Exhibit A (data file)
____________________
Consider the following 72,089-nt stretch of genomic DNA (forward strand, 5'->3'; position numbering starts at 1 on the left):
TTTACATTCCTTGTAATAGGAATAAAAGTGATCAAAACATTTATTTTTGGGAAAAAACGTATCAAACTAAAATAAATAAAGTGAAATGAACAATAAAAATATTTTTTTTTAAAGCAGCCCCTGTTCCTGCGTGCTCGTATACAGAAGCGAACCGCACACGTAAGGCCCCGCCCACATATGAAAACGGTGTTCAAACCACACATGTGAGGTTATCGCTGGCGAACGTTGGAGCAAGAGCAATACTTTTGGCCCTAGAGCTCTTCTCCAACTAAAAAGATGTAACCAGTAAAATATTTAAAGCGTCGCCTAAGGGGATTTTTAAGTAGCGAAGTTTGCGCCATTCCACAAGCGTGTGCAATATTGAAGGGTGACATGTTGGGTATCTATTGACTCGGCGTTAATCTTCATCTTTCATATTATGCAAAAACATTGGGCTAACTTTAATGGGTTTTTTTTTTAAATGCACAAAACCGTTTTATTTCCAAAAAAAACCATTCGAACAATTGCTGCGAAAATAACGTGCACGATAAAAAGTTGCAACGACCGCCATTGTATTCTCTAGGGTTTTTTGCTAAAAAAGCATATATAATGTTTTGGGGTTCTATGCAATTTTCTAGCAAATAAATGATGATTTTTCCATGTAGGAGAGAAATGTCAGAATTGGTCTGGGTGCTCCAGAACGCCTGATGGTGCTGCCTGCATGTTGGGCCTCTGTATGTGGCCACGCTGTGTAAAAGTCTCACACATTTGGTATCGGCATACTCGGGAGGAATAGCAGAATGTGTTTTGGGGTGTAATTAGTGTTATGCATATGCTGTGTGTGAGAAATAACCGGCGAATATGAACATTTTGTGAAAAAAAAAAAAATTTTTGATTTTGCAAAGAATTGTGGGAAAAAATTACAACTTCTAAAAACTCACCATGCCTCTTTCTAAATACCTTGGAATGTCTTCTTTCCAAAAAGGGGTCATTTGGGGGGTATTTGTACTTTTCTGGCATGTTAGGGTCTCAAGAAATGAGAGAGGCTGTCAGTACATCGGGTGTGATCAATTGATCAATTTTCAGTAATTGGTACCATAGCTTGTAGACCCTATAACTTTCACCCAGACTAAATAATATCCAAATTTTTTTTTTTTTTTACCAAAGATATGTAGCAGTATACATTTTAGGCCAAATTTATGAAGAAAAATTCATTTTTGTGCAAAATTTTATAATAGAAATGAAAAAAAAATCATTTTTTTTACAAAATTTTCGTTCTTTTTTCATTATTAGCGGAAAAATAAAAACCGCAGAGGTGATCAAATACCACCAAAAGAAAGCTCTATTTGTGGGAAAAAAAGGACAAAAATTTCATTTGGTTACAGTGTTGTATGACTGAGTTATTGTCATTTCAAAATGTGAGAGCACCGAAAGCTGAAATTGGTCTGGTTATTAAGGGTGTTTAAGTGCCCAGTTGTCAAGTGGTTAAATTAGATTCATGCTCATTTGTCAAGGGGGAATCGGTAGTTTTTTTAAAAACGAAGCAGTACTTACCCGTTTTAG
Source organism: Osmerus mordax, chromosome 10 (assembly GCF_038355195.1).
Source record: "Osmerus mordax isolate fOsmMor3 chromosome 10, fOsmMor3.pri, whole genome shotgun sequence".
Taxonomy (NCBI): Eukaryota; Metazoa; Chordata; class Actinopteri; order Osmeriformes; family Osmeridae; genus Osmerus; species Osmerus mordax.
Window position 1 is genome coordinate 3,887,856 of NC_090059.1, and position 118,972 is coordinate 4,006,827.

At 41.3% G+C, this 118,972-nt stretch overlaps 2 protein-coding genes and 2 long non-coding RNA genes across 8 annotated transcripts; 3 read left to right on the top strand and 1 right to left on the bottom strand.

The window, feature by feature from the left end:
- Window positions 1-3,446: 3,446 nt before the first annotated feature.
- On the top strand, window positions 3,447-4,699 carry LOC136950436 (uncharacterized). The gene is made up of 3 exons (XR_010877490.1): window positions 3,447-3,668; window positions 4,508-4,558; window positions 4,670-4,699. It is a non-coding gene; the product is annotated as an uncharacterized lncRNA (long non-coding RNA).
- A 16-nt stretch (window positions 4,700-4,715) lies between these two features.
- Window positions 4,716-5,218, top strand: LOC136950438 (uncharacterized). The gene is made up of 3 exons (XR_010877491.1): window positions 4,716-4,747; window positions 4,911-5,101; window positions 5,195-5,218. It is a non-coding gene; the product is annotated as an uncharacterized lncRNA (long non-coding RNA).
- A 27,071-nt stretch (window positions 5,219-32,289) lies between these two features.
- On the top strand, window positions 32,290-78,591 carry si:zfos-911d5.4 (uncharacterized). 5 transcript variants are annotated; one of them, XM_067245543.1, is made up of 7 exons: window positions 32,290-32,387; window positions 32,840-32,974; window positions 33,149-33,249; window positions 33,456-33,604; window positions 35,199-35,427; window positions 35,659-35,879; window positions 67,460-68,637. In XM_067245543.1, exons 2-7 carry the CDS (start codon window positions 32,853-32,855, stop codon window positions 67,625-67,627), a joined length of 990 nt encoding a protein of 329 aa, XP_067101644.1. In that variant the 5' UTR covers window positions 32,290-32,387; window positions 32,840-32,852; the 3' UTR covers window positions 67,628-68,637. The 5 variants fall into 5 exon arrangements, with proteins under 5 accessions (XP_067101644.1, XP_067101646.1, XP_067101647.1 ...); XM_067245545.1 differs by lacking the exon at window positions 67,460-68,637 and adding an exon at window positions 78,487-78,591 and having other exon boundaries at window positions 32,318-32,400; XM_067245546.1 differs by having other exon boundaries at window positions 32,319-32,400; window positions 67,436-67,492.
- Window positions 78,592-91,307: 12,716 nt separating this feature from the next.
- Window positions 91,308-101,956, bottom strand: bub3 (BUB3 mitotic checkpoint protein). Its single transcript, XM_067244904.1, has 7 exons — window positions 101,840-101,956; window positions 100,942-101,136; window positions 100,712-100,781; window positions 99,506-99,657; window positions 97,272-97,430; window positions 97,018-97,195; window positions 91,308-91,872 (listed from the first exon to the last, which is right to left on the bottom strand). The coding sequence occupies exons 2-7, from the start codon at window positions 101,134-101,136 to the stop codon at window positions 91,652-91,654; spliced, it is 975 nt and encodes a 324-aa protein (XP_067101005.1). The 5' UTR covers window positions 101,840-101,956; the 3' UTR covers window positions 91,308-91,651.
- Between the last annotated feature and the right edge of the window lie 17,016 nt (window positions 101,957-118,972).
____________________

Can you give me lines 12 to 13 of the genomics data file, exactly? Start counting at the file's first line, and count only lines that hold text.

- Window positions 4,716-5,218, top strand: LOC136950438 (uncharacterized). The gene is made up of 3 exons (XR_010877491.1): window positions 4,716-4,747; window positions 4,911-5,101; window positions 5,195-5,218. It is a non-coding gene; the product is annotated as an uncharacterized lncRNA (long non-coding RNA).
- A 27,071-nt stretch (window positions 5,219-32,289) lies between these two features.